Beekeepers' Duties

Beekeeper's Duties concerning Supering and Swarming in the Maryland-Virginia area near Washington DC UNlike about 90% of the rest of the U.S., our nectar flow is VERY EARLY, VERY INTENSE, VERY SHORT, and is TOTALLY OVER SHORTLY AFTER JUNE 1 st.

If you don't believe me, get a SCALE HIVE, and weigh that "critter" EVERY night after dark, and PROVE it to yourself! Our nectar flow "normally" starts just after April 1 st, normally becomes very strong before May 1 st, and almost ends about June 1 st or June 10th; and surely is NONEXISTENT after June 15th to September 1 st.

Again, check with a "scale hive". Rarely is any honey made during the rest of our year, unless "we luck out" on some goldenrod nectar around September 1 st, BUT DON'T COUNT ON IT! How many supers do you have "ready to install" on your bees? Are the frames already DRAWN into comb, or are they just foundation? WHEN do plan to install them? Do you plan to install supers "as they are needed" as your Daddy or Grand-daddy did", or install 3-5 all supers ALL AT ONE TIME on the same day?

If you answered these questions in writing to me, less than 10% would be correct. Let me explain: ALWAYS be "ahead" of your bees - get things IN PLACE before they have a need. History shows that there is some nectar, not much, beginning as early as April 1st; and hopefully, your brood chambers are already crowded with bees, brood, pollen, and nectar so the queen is already short of laying space. What a grand cause for a SWARM! Put on your first super on April 1st, with NO queen excluder under it, and 14 days later, April 15th, make sure the queen is NOT in that first super, put a Queen Excluder under it, and add FOUR more supers of frames of DRAWN COMB on top of that first super ALL AT ONCE!

If you think that I am "nuts", ask Dr. Tom Rinderer, Chief of the Baton Rouge Bee Laboratory or read his writings. Tom, and other INDEPENDENT scientists have proven that installing several supers of omy DRAWN COMB frames rather than installing "more as needed" results in HIGHER honey yields and DECREASED swarming.

Now if you are a beginner (or a careless beekeeper) and don't have any frames of DRAWN COMB, and have to use foundation, that is a "whole NEW ballgame".


Further, the super MUST contain 10 frames of foundation (NEVER 9) and these frames MUST be TIGHTLY bound together endbar touching endbar with NO space between endbars! After that first super of foundation has 6-8 frames drawn with SOMETHING in the cells (nectar, pollen, or BROOD), move the outer frames of foundation to the center, and install a QUEEN EXCLUDER under that super.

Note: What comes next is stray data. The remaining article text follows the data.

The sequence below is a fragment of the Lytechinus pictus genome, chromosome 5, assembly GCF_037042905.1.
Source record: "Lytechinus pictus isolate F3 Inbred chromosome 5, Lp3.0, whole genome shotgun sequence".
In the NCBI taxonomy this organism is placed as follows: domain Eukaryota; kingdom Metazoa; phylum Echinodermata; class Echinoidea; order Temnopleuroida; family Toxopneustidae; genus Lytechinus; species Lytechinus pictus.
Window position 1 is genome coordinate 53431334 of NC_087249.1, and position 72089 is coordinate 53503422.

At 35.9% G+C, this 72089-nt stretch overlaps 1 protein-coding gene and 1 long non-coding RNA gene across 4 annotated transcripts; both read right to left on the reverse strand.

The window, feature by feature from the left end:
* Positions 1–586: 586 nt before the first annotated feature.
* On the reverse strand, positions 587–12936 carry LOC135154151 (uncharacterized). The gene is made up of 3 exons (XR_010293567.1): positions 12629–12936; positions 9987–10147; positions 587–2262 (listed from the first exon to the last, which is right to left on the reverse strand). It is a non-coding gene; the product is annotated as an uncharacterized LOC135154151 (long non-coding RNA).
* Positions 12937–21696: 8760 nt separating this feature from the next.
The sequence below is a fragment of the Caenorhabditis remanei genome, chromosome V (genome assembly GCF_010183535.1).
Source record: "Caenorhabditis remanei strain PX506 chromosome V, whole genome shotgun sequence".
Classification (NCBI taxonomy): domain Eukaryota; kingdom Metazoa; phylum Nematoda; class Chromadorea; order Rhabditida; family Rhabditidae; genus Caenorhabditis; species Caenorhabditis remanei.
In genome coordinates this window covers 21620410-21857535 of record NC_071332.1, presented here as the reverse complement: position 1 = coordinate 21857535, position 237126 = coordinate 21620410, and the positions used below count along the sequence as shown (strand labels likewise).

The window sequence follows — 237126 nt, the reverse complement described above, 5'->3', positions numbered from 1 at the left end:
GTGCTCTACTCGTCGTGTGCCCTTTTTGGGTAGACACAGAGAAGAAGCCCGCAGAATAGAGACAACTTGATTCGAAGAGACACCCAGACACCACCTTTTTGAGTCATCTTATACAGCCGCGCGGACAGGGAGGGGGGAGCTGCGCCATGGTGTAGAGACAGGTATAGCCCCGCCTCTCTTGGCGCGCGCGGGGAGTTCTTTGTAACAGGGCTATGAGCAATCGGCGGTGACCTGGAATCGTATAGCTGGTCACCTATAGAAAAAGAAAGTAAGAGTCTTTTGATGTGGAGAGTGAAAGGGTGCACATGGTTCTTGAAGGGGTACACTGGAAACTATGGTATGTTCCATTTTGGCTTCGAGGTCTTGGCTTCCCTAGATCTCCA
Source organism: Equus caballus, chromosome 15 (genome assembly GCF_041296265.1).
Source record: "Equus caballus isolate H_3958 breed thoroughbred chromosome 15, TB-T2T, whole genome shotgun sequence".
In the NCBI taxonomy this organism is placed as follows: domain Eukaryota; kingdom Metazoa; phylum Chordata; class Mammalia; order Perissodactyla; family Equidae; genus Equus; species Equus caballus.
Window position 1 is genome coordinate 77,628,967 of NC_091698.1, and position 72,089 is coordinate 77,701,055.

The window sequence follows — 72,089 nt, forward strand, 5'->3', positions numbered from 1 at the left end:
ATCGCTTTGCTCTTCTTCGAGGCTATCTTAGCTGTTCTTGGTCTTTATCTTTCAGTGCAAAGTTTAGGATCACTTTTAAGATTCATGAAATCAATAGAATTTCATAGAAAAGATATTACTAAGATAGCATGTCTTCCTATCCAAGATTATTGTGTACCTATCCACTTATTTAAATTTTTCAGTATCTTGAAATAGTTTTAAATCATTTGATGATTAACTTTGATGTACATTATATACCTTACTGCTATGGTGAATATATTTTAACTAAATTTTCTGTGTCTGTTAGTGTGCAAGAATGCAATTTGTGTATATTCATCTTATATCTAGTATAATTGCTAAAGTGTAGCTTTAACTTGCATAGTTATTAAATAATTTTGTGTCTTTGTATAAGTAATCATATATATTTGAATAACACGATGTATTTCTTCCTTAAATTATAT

No doubt you have heard that some beekeepers refer to a queen excluder as a HONEY excluder and don't use them. That is because they don't know HOW to use an excluder. I will admit that bees resist going through the excluder, but if there is a super over the excluder that has brood in it or fresh nectar that needs ripening, that is the "bait" that entices the bees to move through an excluder with no resistance. Suit yourself, but I don't want bee LARVA in my frames of honey.

Back to the subject of adding the second super or 3rd or 4th super. AFTER that first super is about 75% drawn and cells filled with "something" and you have installed a queen excluder under it, install the 2nd super of 10 frames of foundation , and when 6-8 of these 10 frames are drawn and filled with nectar, then add the 3rd super and repeat.

NOTE: I have NEVER used the term HONEY FLOW, because bees do not go out and forage for thick honey, but forage for THIN, watery nectar that requires a LOT of drawn- comb storage space until the bees can evaporate about 75% of the nectar water content and RIPEN the remainder into HONEY.

THIS FACT is why you need 5 supers when you only get 2-3 full supers of honey! Without STORAGE SPACE for that THIN, WATERY nectar while the . bees are trying very hard to EVAPORATE all that nectar water and ripen it into honey, they will SWARM due to LACK of space to store that nectar!